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A damsel with a dulcimer
In a vision once I saw ;
It was an Abyssinian maid,
And on her dulcimer she play'd,
Singing of Mount Abora.
That is but one note of a music ever sweet, yet never
It ceas'd; yet still the sails made on
A pleasant noise till noon,
A noise like of a hidden brook
In the leafy month of June,
That to the sleeping woods all night
The stanzas of the poem from which this extract is made (The Ancient Mariner) generally consist of four lines only; but see how the "brook" has carried him on with it through the silence of the night.
I have said a good deal of the versification of Christabel, in the Essay prefixed to this volume, but I cannot help giving a further quotation.
it was a lovely sight to see
To make her gentle vows:
And both blue eyes more bright than clear,
Each about to have a tear.
All the weeping eyes of Guido were nothing to that. But I shall be quoting the whole poem. I wish I could; but I fear to trespass upon the bookseller's property. One more passage, however, I cannot resist. The good Christabel had been undergoing a trance in the arms of the wicked witch Geraldine :
A star hath set, a star hath risen,
O Geraldine! since arms of thine
O Geraldine! one hour was thine-
(An appalling fancy)
But now they are jubilant anew,
From cliff and tower tu-whoo! tu-whoo!
And see! the lady Christabel
(This, observe, begins a new paragraph, with a break in the
Gathers herself from out her trance;
Her limbs relax, her countenance
Grows sad and soft; the smooth thin lids
Yea, she doth smile, and she doth weep,
Beauteous in a wilderness,
Who praying always, prays in sleep.
Perchance 't is but the blood so free
We see how such a poet obtains his music. Such forms of melody can proceed only from the most beautiful inner spirit of sympathy and imagination. He sympathizes, in his universality, with antipathy itself. If Regan or Goneril had been a young and handsome witch of the times of chivalry, and attuned her
violence to craft, or betrayed it in venomous looks, she could not have beaten the soft-voiced, appalling spells, or sudden, snakeeyed glances of the lady Geraldine,-looks which the innocent Christabel, in her fascination, feels compelled to “imitate.”
A snake's small eye blinks dull and shy,
And the lady's eyes they shrank in her head,
And with somewhat of malice and more of dread,
This is as exquisite in its knowledge of the fascinating tendencies of fear as it is in its description. And what can surpass a line quoted already in the Essay (but I must quote it again!) for very perfection of grace and sentiment?—the line in the passage where Christabel is going to bed, before she is aware that her visitor is a witch.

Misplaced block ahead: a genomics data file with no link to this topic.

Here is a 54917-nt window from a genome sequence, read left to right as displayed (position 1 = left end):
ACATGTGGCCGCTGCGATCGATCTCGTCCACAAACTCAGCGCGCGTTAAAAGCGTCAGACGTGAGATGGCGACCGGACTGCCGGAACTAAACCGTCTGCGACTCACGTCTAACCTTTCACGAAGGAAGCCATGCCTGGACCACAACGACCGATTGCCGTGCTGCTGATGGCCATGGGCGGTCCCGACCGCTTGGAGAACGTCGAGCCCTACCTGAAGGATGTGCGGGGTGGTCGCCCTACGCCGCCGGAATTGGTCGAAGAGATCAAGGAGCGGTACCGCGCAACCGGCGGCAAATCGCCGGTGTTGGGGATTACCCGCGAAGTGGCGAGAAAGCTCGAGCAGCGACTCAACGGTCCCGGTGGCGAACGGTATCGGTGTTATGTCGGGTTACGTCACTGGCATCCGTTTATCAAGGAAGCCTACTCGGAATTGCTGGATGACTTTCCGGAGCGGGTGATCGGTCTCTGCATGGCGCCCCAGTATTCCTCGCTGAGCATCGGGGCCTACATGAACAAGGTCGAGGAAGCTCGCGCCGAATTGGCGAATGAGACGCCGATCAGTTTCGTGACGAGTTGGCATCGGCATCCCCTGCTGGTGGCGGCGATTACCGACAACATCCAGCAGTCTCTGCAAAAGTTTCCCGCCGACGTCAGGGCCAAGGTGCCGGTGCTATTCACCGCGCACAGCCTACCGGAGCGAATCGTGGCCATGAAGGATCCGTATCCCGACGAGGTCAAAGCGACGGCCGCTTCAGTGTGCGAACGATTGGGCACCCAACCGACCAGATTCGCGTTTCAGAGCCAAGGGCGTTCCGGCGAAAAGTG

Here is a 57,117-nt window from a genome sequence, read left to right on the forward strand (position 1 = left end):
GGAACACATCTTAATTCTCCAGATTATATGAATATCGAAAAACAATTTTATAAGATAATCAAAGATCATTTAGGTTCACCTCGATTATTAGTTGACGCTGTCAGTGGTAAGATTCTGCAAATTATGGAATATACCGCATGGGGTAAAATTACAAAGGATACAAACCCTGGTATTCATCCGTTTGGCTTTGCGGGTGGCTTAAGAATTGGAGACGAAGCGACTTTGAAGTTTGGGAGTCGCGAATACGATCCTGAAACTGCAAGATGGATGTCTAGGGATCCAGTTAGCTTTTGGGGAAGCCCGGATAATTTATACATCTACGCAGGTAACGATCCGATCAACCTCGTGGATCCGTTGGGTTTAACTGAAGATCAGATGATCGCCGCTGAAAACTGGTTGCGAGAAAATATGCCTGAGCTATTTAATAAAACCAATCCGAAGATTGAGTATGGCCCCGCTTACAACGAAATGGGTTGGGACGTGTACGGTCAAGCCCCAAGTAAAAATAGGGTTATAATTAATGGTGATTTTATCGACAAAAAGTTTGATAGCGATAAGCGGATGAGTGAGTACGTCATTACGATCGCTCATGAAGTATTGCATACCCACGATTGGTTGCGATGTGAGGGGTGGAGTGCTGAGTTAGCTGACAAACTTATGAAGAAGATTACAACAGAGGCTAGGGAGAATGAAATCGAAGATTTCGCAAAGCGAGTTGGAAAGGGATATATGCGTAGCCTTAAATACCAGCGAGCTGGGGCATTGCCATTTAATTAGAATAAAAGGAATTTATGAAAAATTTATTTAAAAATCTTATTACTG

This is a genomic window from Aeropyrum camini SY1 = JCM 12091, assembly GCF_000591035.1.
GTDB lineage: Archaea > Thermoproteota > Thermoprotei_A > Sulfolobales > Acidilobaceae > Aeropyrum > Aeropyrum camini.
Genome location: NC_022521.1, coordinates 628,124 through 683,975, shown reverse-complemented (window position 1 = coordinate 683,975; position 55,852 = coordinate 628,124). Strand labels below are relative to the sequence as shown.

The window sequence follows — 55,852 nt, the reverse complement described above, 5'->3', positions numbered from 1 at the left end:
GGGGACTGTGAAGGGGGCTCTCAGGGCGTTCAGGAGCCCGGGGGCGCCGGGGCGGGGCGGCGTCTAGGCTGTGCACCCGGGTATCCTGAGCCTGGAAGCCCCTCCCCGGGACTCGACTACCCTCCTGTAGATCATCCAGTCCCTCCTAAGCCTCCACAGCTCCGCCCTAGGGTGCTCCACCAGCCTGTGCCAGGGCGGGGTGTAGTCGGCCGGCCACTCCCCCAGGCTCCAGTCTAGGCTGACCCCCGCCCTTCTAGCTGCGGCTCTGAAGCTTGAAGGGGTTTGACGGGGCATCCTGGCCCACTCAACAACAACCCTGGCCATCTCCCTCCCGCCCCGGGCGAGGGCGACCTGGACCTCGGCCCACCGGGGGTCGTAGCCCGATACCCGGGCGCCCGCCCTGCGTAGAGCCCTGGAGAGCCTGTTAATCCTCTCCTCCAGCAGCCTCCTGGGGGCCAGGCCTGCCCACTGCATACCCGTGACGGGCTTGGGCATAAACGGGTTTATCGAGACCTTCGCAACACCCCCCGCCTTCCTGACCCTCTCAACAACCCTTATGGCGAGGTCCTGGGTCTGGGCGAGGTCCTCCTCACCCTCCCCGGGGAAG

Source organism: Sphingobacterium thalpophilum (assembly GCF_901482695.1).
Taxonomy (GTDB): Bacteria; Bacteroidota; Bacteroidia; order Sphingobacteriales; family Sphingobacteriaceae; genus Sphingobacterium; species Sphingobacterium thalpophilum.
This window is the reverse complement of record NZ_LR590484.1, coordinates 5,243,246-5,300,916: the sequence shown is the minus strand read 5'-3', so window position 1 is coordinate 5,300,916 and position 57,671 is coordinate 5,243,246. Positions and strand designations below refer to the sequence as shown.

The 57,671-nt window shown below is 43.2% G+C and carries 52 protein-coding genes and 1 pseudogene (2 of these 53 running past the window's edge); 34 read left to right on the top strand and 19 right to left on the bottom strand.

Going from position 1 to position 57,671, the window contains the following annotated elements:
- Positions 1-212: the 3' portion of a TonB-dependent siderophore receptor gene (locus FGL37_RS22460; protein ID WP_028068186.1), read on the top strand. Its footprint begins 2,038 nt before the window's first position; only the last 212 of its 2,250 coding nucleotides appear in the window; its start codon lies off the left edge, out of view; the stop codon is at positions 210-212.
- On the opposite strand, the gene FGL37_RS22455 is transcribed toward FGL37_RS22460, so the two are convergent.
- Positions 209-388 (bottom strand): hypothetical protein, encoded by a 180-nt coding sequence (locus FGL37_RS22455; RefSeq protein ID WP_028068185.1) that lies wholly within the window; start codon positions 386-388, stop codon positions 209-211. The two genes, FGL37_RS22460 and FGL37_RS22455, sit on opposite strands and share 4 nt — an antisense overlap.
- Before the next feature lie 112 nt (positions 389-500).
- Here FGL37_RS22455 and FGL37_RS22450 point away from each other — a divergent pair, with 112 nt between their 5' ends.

Quoth Christabel,-So let it be !
Oh! it is too late now; and habit and self-love blinded me at the time, and I did not know (much as I admired him) how great a poet lived in that grove at Highgate; or I would have cultivated its walks more, as I might have done, and endeavored to return him, with my gratitude, a small portion of the delight his verses have given me.
I must add, that I do not think Coleridge's earlier poems at all equal to the rest. Many, indeed, I do not care to read a second time; but there are some ten or a dozen, of which I never tire, and which will one day make a small and precious volume to
put in the pockets of all enthusiasts in poetry, and endure with the language. Five of these are The Ancient Mariner, Christabel, Kubla Khan, Genevieve, and Youth and Age. Some, that more personally relate to the poet, will be added for the love of him, not omitting the Visit of the Gods, from Schiller, and the famous passage on the Heathen Mythology, also from Schiller. A short life, a portrait, and some other engravings perhaps, will complete the book, after the good old fashion of Cooke's and Bell's editions of the Poets; and then, like the contents of the Jew of Malta's casket, there will be
Infinite riches in a little room.
LOVE; OR, GENEVIEVE.
All thoughts, all passions, all delights,
Are all but ministers of Love,
And feed his sacred flame.
Oft in my waking dreams do I
Live o'er again that happy hour,
The moonlight stealing o'er the scene,
She leant against the armèd man,
The statue of the armèd knight;
Few sorrows hath she of her own,
The songs that make her grieve.
I play'd a soft and doleful air,
sang an old and moving storyAn old rude song, that suited well That ruin wild and hoary.
She listen'd with a flitting blush,
With downcast eyes and modest grace, For well she knew I could not choose But gaze upon her face.
I told her of the knight that wore
Upon his shield a burning brand; And that for ten long years he woo'd The lady of the land.
I told her how he pin'd, and—ah !
She listen'd with a flitting blush,
With downcast eyes and modest grace, And she forgave me, that I gaz'd Too fondly on her face!
But when I told the cruel scorn
That crazed that bold and lovely knight, And that he cross'd the mountain-woods, Nor rested day nor night:
That sometimes from the savage den,
And sometimes from the darksome shade,
And sometimes starting up at once
In green and sunny glade,
There came and look'd him in the face
An angel beautiful and bright;
And that he knew it was a fiend,
And that, unknowing what he did,
And sav'd from outrage worse than death
And how she wept and claspt his knees; And how she tended him in vain—